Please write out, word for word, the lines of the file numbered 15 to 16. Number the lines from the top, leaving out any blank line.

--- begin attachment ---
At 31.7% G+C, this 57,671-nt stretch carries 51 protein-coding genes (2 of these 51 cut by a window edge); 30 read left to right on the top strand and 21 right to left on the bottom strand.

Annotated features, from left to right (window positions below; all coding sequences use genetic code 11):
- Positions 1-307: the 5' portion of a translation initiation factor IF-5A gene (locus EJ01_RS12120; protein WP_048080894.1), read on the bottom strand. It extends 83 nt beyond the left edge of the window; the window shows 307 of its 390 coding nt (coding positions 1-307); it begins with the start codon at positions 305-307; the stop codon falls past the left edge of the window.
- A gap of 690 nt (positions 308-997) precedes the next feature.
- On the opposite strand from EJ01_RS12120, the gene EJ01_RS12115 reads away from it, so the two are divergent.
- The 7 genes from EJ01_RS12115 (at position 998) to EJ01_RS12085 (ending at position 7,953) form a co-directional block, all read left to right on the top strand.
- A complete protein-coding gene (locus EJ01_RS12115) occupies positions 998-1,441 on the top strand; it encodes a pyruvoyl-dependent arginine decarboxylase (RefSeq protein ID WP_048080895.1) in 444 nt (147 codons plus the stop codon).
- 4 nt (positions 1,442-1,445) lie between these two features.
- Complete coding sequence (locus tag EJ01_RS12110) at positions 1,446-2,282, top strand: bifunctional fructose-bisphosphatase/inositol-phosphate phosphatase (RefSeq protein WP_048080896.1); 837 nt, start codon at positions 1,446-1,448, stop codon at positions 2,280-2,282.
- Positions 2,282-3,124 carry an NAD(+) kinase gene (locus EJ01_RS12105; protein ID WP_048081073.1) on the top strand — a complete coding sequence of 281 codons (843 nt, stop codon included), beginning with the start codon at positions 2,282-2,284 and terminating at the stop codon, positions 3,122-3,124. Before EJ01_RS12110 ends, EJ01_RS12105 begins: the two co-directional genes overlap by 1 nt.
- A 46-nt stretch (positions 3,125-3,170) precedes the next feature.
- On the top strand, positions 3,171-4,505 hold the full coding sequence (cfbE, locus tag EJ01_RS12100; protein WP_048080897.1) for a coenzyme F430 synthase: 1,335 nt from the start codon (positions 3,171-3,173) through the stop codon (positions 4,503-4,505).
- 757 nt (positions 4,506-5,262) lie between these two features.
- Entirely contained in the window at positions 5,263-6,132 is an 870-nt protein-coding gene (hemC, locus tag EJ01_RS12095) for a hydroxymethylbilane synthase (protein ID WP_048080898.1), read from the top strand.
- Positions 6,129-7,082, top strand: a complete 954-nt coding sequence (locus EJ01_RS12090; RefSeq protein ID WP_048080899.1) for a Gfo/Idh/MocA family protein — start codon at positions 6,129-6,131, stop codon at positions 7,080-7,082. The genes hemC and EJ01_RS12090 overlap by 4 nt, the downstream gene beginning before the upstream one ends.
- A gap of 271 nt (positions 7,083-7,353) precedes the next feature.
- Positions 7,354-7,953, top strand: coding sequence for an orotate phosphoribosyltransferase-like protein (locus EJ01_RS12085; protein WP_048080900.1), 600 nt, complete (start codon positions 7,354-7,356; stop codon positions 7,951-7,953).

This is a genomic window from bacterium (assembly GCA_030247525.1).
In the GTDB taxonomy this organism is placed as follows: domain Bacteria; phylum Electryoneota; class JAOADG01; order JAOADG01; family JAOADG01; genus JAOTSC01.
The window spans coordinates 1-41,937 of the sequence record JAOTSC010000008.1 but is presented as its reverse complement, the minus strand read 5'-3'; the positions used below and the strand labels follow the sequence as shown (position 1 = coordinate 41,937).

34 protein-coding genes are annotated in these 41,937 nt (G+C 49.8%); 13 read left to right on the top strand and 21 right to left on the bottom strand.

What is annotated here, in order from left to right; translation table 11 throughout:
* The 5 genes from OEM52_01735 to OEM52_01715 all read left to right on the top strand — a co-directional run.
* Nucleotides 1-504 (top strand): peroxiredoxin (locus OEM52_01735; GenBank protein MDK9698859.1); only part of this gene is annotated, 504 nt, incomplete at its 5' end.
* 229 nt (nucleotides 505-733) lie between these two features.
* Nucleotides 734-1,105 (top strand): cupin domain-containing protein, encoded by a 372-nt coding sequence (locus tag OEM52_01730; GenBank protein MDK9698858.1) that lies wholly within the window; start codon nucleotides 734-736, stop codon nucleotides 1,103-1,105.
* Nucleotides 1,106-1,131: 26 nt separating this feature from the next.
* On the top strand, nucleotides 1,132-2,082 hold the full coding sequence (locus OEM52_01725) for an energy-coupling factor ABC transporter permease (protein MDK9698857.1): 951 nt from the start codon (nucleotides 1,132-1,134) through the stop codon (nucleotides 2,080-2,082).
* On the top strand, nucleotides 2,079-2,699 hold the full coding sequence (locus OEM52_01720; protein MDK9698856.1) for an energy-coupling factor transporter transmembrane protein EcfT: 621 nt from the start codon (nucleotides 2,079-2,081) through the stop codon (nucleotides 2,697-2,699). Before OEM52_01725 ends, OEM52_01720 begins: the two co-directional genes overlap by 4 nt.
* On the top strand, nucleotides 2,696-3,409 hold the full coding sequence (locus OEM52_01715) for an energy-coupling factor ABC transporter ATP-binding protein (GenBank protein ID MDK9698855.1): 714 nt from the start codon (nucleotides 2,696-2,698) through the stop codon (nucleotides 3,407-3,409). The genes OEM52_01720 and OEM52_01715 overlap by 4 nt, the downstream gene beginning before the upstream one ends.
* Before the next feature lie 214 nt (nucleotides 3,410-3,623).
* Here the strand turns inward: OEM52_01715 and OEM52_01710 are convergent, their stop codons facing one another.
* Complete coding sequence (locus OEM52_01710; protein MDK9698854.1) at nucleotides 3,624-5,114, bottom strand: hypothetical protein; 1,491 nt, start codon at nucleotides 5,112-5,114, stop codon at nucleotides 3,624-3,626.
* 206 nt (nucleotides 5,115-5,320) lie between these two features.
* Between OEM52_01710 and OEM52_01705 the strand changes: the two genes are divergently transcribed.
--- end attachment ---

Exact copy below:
- Positions 6,129-7,082, top strand: a complete 954-nt coding sequence (locus EJ01_RS12090; RefSeq protein ID WP_048080899.1) for a Gfo/Idh/MocA family protein — start codon at positions 6,129-6,131, stop codon at positions 7,080-7,082. The genes hemC and EJ01_RS12090 overlap by 4 nt, the downstream gene beginning before the upstream one ends.
- A gap of 271 nt (positions 7,083-7,353) precedes the next feature.